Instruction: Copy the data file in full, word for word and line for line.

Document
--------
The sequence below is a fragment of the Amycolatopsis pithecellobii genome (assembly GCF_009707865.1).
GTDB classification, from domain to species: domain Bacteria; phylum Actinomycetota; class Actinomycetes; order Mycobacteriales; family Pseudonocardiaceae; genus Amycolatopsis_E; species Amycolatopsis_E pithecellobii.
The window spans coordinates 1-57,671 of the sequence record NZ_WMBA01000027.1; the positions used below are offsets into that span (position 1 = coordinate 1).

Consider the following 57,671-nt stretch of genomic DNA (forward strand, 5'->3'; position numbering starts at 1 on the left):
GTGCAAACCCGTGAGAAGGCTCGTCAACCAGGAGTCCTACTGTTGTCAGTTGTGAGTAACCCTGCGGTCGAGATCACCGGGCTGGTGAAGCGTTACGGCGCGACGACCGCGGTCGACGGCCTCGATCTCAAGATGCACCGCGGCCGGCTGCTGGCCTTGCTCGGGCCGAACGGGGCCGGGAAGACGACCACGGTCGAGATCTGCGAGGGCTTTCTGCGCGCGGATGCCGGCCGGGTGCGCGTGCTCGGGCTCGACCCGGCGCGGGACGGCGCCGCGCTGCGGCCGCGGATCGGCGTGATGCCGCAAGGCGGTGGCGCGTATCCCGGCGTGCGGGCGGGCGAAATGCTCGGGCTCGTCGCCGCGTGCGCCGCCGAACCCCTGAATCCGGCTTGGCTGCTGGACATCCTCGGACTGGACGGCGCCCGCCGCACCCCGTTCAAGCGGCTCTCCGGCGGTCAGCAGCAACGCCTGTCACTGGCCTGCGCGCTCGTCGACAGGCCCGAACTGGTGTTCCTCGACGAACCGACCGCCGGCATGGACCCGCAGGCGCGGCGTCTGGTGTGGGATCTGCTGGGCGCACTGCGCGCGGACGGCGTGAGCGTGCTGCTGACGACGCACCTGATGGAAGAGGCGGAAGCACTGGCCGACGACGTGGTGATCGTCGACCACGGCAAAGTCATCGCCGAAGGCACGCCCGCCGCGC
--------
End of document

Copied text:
The sequence below is a fragment of the Amycolatopsis pithecellobii genome (assembly GCF_009707865.1).
GTDB classification, from domain to species: domain Bacteria; phylum Actinomycetota; class Actinomycetes; order Mycobacteriales; family Pseudonocardiaceae; genus Amycolatopsis_E; species Amycolatopsis_E pithecellobii.
The window spans coordinates 1-57,671 of the sequence record NZ_WMBA01000027.1; the positions used below are offsets into that span (position 1 = coordinate 1).

Consider the following 57,671-nt stretch of genomic DNA (forward strand, 5'->3'; position numbering starts at 1 on the left):
GTGCAAACCCGTGAGAAGGCTCGTCAACCAGGAGTCCTACTGTTGTCAGTTGTGAGTAACCCTGCGGTCGAGATCACCGGGCTGGTGAAGCGTTACGGCGCGACGACCGCGGTCGACGGCCTCGATCTCAAGATGCACCGCGGCCGGCTGCTGGCCTTGCTCGGGCCGAACGGGGCCGGGAAGACGACCACGGTCGAGATCTGCGAGGGCTTTCTGCGCGCGGATGCCGGCCGGGTGCGCGTGCTCGGGCTCGACCCGGCGCGGGACGGCGCCGCGCTGCGGCCGCGGATCGGCGTGATGCCGCAAGGCGGTGGCGCGTATCCCGGCGTGCGGGCGGGCGAAATGCTCGGGCTCGTCGCCGCGTGCGCCGCCGAACCCCTGAATCCGGCTTGGCTGCTGGACATCCTCGGACTGGACGGCGCCCGCCGCACCCCGTTCAAGCGGCTCTCCGGCGGTCAGCAGCAACGCCTGTCACTGGCCTGCGCGCTCGTCGACAGGCCCGAACTGGTGTTCCTCGACGAACCGACCGCCGGCATGGACCCGCAGGCGCGGCGTCTGGTGTGGGATCTGCTGGGCGCACTGCGCGCGGACGGCGTGAGCGTGCTGCTGACGACGCACCTGATGGAAGAGGCGGAAGCACTGGCCGACGACGTGGTGATCGTCGACCACGGCAAAGTCATCGCCGAAGGCACGCCCGCCGCGC